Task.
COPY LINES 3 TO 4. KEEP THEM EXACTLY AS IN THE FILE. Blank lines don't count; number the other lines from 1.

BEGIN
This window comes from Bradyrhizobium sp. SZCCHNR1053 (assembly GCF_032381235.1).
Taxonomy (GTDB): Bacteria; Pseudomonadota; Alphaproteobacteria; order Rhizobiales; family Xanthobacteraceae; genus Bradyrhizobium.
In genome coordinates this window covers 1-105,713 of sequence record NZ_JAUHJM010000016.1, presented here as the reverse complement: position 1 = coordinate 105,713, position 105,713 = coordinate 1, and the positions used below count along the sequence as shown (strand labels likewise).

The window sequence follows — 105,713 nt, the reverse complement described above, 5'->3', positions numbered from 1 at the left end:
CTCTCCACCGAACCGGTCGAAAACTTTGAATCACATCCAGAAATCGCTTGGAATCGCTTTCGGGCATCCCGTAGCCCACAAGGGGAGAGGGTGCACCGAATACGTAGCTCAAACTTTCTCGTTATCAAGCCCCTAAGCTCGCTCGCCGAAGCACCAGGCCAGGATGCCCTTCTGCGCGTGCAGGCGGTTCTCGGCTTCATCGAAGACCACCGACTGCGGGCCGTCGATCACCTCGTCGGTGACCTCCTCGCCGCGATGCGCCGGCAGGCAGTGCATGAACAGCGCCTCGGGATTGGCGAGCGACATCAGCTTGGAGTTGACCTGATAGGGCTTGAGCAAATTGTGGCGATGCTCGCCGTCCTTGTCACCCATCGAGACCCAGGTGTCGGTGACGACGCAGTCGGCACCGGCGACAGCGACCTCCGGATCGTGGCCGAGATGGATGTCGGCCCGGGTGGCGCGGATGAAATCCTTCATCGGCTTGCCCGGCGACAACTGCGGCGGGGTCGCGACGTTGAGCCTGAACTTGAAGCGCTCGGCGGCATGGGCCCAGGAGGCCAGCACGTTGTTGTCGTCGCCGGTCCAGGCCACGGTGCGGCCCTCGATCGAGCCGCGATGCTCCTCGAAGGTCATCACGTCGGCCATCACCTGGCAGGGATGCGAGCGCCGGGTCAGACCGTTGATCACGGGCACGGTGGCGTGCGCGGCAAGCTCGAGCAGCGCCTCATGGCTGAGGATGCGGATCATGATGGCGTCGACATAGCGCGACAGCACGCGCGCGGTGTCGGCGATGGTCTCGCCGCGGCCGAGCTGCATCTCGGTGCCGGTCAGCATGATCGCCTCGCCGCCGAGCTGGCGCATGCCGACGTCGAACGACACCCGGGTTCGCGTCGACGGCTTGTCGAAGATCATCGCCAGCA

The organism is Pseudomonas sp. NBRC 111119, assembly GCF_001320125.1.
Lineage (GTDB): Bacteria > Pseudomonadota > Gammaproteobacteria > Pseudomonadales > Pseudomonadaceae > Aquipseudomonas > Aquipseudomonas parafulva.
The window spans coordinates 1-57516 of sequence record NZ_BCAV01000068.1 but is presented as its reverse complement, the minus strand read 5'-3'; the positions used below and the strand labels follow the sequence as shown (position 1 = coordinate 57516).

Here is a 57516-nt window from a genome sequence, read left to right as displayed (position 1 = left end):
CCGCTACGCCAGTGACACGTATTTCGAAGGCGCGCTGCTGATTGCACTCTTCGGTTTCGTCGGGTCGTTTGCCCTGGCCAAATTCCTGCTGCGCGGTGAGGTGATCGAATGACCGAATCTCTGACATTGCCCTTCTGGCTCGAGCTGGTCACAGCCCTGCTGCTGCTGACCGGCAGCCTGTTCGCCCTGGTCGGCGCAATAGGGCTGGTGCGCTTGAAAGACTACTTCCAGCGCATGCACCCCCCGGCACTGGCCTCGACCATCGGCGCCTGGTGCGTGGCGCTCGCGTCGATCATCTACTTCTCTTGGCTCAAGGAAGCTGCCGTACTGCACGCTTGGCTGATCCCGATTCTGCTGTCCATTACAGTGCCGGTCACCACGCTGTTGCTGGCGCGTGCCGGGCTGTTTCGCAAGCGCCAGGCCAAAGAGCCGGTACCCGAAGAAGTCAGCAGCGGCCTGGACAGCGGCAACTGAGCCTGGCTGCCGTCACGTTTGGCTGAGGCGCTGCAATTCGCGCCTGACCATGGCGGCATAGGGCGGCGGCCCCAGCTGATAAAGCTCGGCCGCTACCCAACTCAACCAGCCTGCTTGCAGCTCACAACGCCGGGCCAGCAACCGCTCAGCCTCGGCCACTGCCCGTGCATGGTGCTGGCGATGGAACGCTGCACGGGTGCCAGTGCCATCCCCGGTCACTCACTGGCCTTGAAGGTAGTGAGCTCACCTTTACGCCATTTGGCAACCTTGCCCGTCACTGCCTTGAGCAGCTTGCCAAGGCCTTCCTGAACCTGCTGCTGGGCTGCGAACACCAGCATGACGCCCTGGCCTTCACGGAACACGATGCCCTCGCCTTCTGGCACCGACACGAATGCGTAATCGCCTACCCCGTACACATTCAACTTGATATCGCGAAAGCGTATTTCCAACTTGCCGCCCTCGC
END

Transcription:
In genome coordinates this window covers 1-105,713 of sequence record NZ_JAUHJM010000016.1, presented here as the reverse complement: position 1 = coordinate 105,713, position 105,713 = coordinate 1, and the positions used below count along the sequence as shown (strand labels likewise).

The window sequence follows — 105,713 nt, the reverse complement described above, 5'->3', positions numbered from 1 at the left end: